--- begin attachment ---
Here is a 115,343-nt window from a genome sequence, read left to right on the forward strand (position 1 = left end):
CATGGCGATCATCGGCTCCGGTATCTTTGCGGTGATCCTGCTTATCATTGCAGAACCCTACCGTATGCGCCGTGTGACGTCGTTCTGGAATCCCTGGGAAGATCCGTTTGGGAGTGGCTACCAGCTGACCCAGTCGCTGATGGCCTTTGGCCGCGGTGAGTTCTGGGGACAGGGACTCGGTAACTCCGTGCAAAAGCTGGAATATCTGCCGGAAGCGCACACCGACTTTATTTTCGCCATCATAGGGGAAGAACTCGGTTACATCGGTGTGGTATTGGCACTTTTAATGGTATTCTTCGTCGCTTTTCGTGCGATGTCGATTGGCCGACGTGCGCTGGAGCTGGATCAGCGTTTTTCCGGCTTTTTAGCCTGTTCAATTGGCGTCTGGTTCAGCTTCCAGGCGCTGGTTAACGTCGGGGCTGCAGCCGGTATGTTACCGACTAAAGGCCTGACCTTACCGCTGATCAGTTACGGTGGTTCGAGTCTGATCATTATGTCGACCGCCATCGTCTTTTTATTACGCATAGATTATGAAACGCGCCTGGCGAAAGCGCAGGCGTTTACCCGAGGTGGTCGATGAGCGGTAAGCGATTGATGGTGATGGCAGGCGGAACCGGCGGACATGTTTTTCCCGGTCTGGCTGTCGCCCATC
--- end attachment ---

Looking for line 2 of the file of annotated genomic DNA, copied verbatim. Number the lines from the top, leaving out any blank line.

CATGGCGATCATCGGCTCCGGTATCTTTGCGGTGATCCTGCTTATCATTGCAGAACCCTACCGTATGCGCCGTGTGACGTCGTTCTGGAATCCCTGGGAAGATCCGTTTGGGAGTGGCTACCAGCTGACCCAGTCGCTGATGGCCTTTGGCCGCGGTGAGTTCTGGGGACAGGGACTCGGTAACTCCGTGCAAAAGCTGGAATATCTGCCGGAAGCGCACACCGACTTTATTTTCGCCATCATAGGGGAAGAACTCGGTTACATCGGTGTGGTATTGGCACTTTTAATGGTATTCTTCGTCGCTTTTCGTGCGATGTCGATTGGCCGACGTGCGCTGGAGCTGGATCAGCGTTTTTCCGGCTTTTTAGCCTGTTCAATTGGCGTCTGGTTCAGCTTCCAGGCGCTGGTTAACGTCGGGGCTGCAGCCGGTATGTTACCGACTAAAGGCCTGACCTTACCGCTGATCAGTTACGGTGGTTCGAGTCTGATCATTATGTCGACCGCCATCGTCTTTTTATTACGCATAGATTATGAAACGCGCCTGGCGAAAGCGCAGGCGTTTACCCGAGGTGGTCGATGAGCGGTAAGCGATTGATGGTGATGGCAGGCGGAACCGGCGGACATGTTTTTCCCGGTCTGGCTGTCGCCCATC